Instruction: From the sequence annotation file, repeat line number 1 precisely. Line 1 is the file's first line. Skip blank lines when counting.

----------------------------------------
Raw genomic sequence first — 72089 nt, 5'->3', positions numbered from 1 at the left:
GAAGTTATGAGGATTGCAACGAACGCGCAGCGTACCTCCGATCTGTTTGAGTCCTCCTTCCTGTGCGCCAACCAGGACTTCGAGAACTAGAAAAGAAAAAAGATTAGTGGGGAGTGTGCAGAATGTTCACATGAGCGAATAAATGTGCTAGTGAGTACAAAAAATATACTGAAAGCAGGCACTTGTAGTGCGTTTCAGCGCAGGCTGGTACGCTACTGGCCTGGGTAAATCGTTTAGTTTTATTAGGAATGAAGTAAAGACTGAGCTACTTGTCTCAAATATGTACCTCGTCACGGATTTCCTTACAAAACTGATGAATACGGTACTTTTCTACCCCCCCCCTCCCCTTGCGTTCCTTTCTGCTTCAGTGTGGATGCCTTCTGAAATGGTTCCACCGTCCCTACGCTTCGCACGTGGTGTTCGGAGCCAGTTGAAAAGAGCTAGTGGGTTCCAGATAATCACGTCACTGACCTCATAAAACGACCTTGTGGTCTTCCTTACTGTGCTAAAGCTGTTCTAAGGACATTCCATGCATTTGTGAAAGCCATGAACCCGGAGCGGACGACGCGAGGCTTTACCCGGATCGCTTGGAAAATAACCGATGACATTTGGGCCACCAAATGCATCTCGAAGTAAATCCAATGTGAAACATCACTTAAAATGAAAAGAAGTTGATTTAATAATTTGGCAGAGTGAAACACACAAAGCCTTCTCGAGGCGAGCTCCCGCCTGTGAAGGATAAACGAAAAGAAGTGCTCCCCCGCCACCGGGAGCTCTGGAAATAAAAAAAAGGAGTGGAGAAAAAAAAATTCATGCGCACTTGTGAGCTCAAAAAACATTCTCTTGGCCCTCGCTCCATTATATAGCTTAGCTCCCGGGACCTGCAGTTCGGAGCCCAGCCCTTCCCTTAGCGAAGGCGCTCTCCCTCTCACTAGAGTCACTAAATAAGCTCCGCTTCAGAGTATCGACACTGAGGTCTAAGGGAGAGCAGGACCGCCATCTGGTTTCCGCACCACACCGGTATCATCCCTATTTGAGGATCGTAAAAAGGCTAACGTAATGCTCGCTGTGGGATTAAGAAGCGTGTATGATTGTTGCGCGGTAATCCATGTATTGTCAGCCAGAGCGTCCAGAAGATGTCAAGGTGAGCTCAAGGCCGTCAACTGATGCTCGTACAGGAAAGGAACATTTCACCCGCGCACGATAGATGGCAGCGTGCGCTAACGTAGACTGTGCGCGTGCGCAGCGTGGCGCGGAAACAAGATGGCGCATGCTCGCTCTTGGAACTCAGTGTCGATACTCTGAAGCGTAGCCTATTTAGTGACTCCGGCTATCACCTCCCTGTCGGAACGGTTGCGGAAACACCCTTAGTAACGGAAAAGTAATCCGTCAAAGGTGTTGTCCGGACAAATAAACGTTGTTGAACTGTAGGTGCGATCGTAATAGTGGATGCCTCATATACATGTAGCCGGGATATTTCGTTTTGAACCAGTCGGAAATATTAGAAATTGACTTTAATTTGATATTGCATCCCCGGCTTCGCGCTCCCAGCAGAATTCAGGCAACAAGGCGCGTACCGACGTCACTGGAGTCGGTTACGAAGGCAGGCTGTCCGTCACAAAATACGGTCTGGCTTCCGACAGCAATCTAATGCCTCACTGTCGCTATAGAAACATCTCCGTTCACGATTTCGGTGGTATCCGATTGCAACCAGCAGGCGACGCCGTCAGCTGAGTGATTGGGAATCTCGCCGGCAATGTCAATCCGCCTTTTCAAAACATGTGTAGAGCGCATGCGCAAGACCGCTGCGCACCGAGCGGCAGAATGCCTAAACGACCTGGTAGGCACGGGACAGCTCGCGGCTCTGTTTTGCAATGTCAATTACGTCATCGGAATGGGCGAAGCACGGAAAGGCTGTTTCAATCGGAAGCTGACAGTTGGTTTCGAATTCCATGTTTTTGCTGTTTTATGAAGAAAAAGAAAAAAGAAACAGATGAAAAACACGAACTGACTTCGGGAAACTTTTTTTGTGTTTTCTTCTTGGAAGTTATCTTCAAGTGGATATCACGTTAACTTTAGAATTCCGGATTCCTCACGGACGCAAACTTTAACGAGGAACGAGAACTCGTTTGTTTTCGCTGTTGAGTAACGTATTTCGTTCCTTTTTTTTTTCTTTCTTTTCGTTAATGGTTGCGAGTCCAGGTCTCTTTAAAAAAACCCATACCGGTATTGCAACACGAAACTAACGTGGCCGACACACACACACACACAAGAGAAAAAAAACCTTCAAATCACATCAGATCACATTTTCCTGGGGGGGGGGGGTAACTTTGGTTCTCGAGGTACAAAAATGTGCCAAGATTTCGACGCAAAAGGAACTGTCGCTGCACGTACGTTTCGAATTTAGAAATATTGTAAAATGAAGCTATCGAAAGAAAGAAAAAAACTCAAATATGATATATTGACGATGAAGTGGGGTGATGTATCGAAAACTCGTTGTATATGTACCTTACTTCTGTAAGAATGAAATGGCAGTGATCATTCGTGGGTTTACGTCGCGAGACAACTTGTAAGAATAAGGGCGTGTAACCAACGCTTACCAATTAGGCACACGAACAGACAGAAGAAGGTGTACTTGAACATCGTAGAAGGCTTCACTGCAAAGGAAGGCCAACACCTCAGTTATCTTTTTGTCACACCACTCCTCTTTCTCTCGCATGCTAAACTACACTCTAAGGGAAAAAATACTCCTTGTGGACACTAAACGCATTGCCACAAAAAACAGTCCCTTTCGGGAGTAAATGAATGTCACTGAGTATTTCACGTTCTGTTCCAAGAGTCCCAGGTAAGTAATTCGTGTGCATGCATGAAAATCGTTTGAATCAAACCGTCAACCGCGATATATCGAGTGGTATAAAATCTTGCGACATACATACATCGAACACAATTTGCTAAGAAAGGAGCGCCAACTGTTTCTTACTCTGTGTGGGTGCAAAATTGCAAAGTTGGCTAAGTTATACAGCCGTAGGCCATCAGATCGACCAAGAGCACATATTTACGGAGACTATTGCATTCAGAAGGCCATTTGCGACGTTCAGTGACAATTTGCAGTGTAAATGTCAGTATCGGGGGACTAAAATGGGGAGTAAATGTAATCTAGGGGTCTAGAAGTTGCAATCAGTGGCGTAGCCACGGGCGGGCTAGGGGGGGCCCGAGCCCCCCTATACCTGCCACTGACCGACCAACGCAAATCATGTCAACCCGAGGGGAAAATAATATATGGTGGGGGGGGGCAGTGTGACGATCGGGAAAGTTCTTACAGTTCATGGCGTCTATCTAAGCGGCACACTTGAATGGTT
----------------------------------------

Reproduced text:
Raw genomic sequence first — 72089 nt, 5'->3', positions numbered from 1 at the left: